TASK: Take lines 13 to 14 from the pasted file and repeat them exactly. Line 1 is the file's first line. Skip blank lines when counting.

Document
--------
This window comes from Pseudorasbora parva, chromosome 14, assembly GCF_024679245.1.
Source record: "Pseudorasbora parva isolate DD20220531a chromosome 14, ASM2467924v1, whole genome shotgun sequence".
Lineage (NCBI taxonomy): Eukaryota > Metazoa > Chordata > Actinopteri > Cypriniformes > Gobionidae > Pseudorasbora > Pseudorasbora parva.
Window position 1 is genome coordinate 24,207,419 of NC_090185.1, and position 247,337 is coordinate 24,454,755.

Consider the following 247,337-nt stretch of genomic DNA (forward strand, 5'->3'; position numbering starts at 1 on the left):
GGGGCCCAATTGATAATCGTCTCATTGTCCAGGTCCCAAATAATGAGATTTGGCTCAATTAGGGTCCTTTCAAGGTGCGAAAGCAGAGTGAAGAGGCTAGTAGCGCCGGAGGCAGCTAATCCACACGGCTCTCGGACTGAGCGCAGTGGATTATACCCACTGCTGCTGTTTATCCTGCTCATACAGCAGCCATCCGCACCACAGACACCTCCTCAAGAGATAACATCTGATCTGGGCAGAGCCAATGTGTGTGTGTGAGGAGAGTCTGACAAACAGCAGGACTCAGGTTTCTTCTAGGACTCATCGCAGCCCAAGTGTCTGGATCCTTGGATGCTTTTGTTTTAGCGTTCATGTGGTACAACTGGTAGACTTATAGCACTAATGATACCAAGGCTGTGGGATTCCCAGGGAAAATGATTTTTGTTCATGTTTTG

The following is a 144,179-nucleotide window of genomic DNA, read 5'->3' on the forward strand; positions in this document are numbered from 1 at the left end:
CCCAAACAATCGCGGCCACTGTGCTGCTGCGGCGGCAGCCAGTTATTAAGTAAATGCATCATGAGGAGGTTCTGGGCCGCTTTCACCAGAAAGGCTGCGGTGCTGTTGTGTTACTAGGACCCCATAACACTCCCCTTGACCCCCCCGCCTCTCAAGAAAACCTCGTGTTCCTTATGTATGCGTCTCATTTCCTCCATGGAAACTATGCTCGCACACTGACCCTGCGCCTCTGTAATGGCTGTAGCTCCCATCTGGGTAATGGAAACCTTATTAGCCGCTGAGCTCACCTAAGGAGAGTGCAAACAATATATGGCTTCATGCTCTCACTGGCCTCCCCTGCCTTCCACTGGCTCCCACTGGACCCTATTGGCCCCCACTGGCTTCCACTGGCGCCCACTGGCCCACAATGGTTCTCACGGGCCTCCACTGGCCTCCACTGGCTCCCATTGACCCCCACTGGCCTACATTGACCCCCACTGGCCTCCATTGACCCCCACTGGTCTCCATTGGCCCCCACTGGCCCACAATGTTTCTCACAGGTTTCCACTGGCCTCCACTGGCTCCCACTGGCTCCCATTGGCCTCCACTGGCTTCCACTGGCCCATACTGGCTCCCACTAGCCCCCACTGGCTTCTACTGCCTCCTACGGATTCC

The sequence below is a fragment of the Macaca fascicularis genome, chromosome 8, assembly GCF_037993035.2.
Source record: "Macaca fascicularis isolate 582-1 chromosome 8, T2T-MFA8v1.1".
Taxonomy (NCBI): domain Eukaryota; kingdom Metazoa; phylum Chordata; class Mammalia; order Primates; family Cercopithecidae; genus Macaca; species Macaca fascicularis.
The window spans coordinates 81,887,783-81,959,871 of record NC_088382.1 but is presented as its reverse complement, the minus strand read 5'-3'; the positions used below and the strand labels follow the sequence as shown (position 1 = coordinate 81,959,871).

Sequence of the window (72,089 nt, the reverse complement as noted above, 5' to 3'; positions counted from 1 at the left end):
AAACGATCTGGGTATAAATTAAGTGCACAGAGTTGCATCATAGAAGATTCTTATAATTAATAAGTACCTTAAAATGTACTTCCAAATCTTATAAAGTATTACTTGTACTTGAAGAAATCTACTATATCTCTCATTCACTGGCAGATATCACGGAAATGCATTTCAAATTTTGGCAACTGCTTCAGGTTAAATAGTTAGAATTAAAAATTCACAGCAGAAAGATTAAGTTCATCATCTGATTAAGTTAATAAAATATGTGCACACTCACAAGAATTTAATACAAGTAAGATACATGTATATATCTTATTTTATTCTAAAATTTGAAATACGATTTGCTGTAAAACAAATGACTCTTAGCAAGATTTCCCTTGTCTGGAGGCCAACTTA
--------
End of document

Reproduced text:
Sequence of the window (72,089 nt, the reverse complement as noted above, 5' to 3'; positions counted from 1 at the left end):
AAACGATCTGGGTATAAATTAAGTGCACAGAGTTGCATCATAGAAGATTCTTATAATTAATAAGTACCTTAAAATGTACTTCCAAATCTTATAAAGTATTACTTGTACTTGAAGAAATCTACTATATCTCTCATTCACTGGCAGATATCACGGAAATGCATTTCAAATTTTGGCAACTGCTTCAGGTTAAATAGTTAGAATTAAAAATTCACAGCAGAAAGATTAAGTTCATCATCTGATTAAGTTAATAAAATATGTGCACACTCACAAGAATTTAATACAAGTAAGATACATGTATATATCTTATTTTATTCTAAAATTTGAAATACGATTTGCTGTAAAACAAATGACTCTTAGCAAGATTTCCCTTGTCTGGAGGCCAACTTA